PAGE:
An Afrihost customer recently contacted MyBroadband and explained that he was unable to use his full night-time data allocation, as it appeared that his connection speed was being limited.
The customer is subscribed to a 150GB + 150GB Pure MTN LTE package, which he purchased through Afrihost.
Each of Afrihost’s Pure LTE packages includes an anytime allocation, as well as an equal amount of Night Express data for exclusive use between the hours of midnight and 05:00.
The customer noted he had scheduled his peer-to-peer (P2P) downloads to run during this period.
However, instead of being able to download at the same rates as he would throughout the day, the download speed would drop substantially, to around 100Kbps.
“By each morning, I had only managed to download 2GB of data,” he said.
If this trend were to continue for a full month, he would theoretically only be able to use around 60GB of his 150GB allocation.
The customer claimed the issue was not related to network quality, as he was achieving nearly a 50Mbps download speed during the day.
He added that the slower download speeds were present whether he used a VPN or not.
When throttling is used
Mobile operators and Internet Service Providers may in certain instances throttle speeds on their customers’ connections.
This is to avoid a particular customer from degrading the overall network performance through excessive downloads or heavy use.
Additionally, it prevents customers from reselling their data connections en masse.
Shaping is typically also applied on certain non-real-time Internet traffic – such as HTTP or P2P (torrent) downloads, and NNTP (news) services.
An ISP would typically describe its throttling and shaping rules under a Fair Usage Policy (FUP), which is provided on its website.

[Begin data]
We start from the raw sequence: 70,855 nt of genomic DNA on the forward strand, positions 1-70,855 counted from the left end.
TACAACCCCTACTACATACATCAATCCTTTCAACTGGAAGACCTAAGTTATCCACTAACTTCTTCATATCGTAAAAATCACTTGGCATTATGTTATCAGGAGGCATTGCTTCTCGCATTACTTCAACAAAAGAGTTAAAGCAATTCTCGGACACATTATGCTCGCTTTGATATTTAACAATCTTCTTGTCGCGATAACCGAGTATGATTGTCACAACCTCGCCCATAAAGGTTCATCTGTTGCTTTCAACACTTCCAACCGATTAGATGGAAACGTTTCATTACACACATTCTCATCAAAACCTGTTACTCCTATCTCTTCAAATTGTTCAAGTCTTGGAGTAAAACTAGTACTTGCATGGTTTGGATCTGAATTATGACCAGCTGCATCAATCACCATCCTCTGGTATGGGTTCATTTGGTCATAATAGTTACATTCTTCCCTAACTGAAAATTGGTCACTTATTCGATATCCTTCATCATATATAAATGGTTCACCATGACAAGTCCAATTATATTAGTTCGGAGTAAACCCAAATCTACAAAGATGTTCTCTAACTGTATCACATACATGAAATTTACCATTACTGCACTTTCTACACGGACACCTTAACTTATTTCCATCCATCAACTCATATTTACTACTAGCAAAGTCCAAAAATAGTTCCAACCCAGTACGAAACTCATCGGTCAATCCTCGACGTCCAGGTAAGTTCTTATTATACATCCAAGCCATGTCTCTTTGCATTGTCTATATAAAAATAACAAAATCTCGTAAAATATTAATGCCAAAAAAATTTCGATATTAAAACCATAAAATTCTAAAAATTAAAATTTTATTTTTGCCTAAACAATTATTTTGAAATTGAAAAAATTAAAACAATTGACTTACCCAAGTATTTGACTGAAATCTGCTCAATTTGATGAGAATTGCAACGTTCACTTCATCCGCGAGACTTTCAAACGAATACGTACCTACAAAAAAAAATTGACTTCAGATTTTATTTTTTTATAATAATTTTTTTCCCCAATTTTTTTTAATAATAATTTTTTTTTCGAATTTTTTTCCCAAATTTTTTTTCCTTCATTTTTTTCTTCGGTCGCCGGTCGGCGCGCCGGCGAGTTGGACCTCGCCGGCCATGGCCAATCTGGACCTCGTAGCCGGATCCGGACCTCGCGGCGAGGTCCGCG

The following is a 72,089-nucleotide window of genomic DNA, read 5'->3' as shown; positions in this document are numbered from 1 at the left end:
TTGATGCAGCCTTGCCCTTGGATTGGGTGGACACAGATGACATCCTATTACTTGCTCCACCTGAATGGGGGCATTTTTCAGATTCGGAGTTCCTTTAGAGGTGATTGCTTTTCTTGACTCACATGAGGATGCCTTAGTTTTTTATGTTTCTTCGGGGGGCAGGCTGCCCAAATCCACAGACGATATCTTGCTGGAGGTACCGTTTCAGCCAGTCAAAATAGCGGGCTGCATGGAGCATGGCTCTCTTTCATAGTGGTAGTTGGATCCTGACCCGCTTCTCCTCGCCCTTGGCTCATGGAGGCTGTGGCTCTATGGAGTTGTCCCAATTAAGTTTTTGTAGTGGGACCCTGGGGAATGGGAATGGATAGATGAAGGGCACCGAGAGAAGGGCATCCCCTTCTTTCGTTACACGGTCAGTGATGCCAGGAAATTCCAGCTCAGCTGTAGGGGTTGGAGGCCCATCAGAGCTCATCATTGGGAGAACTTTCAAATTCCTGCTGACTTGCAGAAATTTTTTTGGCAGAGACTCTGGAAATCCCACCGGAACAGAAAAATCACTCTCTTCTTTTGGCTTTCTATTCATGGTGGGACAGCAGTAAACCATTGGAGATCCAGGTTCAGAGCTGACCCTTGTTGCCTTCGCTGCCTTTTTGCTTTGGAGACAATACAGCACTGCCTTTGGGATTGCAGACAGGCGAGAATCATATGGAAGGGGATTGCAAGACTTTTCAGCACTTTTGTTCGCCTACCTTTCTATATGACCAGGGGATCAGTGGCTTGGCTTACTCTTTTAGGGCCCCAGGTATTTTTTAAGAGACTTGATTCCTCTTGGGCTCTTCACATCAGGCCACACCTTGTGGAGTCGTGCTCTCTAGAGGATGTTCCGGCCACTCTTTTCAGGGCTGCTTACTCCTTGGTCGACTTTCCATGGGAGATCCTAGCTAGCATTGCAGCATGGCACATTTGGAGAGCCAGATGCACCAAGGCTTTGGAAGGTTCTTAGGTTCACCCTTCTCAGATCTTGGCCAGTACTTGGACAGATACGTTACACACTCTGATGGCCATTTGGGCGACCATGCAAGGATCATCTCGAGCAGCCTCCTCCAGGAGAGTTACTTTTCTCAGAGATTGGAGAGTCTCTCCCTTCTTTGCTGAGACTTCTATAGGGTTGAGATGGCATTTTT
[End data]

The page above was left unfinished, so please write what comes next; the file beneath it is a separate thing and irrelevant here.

Most of these policies are implemented on uncapped fibre or DSL packages, as these connections encourage heavy use of data.
For the most part, however, mobile LTE and other data packages are capped, which means customers are less inclined to run up their data usage and ISPs don’t need to implement FUPs.
This is not always the case, however. One example where a FUP is applicable to a mobile data connection is on Telkom’s 100GB Night Surfer bundle.
As explained in its FUP, between the hours of midnight and 01:00 and once again from 05:00 to 07;00, peer-to-peer and network news transfer protocol traffic is limited to 512Kbps, while all other traffic is throttled to 2Mbps.
Between 01:00 and 05:00, all traffic is limited to 10Mbps.
MTN and Afrihost’s terms and conditions
However, in this instance, MyBroadband was unable to locate any reference to an FUP, speed throttling or shaping under either MTN or Afrihost’s Terms and Conditions for capped LTE services.
Additionally, Afrihost’s network management page, which details its approach to throttling and shaping, states that Afrihost’s fixed broadband capped clients will never be shaped.
“As a Capped client you are unshaped no matter what services you use – regardless of the time of day and your usage total. This means that we will not slow down your connection speed (by shaping or throttling) no matter what you download or connect to.”
It’s not clear whether Afrihost includes fixed-LTE as a fixed broadband option.
MTN and Afrihost explain
MyBroadband asked MTN and Afrihost whether it was throttling speeds on its Night Express data.
MTN confirmed that it does not throttle any anytime or night time speeds itself, but that this would be determined by the particular service provider’s FUP.
“The data package fair usage policy and peer-to-peer traffic throttling is controlled by the service provider, which in this case is Afrihost.”
Afrihost CEO Gian Visser said they do not shape, throttle or slow down any of Pure LTE products at any time of the day or night for any type of traffic (peer to peer or otherwise).
“A client’s individual performance and speed on LTE are reliant on the areas they are in, the towers they connect to and the time they do so,” said Visser.
“We would love to try and help this client out however we can to solve their problem.”